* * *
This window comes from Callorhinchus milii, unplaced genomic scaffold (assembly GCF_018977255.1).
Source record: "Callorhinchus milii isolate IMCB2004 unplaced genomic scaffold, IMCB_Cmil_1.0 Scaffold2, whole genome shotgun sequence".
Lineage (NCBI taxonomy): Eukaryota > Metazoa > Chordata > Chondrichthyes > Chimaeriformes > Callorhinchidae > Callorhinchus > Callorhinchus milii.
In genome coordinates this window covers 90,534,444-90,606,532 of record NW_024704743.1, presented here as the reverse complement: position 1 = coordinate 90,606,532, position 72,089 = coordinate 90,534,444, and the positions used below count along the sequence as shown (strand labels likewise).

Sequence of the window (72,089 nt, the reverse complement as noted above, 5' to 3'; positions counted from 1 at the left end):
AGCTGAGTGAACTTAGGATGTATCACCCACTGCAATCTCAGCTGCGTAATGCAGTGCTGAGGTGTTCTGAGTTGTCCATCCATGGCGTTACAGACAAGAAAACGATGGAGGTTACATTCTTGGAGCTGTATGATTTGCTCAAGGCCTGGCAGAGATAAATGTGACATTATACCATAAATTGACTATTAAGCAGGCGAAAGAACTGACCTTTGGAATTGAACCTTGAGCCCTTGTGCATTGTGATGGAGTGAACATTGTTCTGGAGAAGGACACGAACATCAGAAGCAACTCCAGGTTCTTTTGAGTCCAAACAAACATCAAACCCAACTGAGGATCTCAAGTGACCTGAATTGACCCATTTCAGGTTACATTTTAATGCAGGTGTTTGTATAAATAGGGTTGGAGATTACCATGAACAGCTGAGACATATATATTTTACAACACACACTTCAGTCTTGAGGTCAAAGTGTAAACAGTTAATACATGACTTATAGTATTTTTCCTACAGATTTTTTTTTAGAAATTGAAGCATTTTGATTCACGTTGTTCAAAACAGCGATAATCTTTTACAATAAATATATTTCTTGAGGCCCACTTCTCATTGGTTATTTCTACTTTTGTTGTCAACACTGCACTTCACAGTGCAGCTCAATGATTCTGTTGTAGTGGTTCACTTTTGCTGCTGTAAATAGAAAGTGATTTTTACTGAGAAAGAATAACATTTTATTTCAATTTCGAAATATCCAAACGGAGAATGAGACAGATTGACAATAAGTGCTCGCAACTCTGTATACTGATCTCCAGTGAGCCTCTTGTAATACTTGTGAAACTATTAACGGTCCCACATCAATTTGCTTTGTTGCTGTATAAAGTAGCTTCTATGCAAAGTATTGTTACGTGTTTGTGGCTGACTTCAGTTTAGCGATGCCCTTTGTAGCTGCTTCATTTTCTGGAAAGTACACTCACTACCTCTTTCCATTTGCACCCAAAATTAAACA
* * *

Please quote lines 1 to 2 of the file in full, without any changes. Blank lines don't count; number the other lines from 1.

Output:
This window comes from Callorhinchus milii, unplaced genomic scaffold (assembly GCF_018977255.1).
Source record: "Callorhinchus milii isolate IMCB2004 unplaced genomic scaffold, IMCB_Cmil_1.0 Scaffold2, whole genome shotgun sequence".